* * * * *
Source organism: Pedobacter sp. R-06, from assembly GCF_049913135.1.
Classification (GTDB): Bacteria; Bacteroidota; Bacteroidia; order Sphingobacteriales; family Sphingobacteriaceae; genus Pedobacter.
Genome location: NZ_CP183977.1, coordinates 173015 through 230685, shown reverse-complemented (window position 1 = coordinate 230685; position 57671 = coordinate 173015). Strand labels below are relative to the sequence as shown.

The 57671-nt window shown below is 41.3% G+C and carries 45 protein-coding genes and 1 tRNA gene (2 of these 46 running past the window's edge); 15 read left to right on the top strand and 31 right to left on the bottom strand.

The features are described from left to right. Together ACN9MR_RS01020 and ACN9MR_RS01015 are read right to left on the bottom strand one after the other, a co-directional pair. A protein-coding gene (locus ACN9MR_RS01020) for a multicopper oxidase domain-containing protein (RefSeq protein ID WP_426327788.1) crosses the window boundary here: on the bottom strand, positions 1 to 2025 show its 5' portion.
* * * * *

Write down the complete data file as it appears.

Source organism: Pedobacter sp. R-06, from assembly GCF_049913135.1.
Classification (GTDB): Bacteria; Bacteroidota; Bacteroidia; order Sphingobacteriales; family Sphingobacteriaceae; genus Pedobacter.
Genome location: NZ_CP183977.1, coordinates 173015 through 230685, shown reverse-complemented (window position 1 = coordinate 230685; position 57671 = coordinate 173015). Strand labels below are relative to the sequence as shown.

The 57671-nt window shown below is 41.3% G+C and carries 45 protein-coding genes and 1 tRNA gene (2 of these 46 running past the window's edge); 15 read left to right on the top strand and 31 right to left on the bottom strand.

The features are described from left to right. Together ACN9MR_RS01020 and ACN9MR_RS01015 are read right to left on the bottom strand one after the other, a co-directional pair. A protein-coding gene (locus ACN9MR_RS01020) for a multicopper oxidase domain-containing protein (RefSeq protein ID WP_426327788.1) crosses the window boundary here: on the bottom strand, positions 1 to 2025 show its 5' portion.